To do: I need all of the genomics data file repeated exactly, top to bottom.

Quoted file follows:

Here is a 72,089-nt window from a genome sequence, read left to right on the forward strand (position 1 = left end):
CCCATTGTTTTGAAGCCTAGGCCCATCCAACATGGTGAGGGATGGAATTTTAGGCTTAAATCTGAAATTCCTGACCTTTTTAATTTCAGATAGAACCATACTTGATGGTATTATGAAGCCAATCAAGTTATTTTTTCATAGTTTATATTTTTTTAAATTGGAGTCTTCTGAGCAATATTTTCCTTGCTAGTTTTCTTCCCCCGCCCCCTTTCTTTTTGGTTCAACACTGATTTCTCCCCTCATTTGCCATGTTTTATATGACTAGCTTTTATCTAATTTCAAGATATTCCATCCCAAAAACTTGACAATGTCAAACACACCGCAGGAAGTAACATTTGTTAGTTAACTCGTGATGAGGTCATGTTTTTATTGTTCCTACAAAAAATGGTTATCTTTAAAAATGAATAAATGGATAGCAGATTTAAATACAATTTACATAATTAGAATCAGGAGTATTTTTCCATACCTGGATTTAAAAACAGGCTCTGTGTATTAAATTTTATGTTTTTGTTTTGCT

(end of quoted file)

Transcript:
Here is a 72,089-nt window from a genome sequence, read left to right on the forward strand (position 1 = left end):
CCCATTGTTTTGAAGCCTAGGCCCATCCAACATGGTGAGGGATGGAATTTTAGGCTTAAATCTGAAATTCCTGACCTTTTTAATTTCAGATAGAACCATACTTGATGGTATTATGAAGCCAATCAAGTTATTTTTTCATAGTTTATATTTTTTTAAATTGGAGTCTTCTGAGCAATATTTTCCTTGCTAGTTTTCTTCCCCCGCCCCCTTTCTTTTTGGTTCAACACTGATTTCTCCCCTCATTTGCCATGTTTTATATGACTAGCTTTTATCTAATTTCAAGATATTCCATCCCAAAAACTTGACAATGTCAAACACACCGCAGGAAGTAACATTTGTTAGTTAACTCGTGATGAGGTCATGTTTTTATTGTTCCTACAAAAAATGGTTATCTTTAAAAATGAATAAATGGATAGCAGATTTAAATACAATTTACATAATTAGAATCAGGAGTATTTTTCCATACCTGGATTTAAAAACAGGCTCTGTGTATTAAATTTTATGTTTTTGTTTTGCT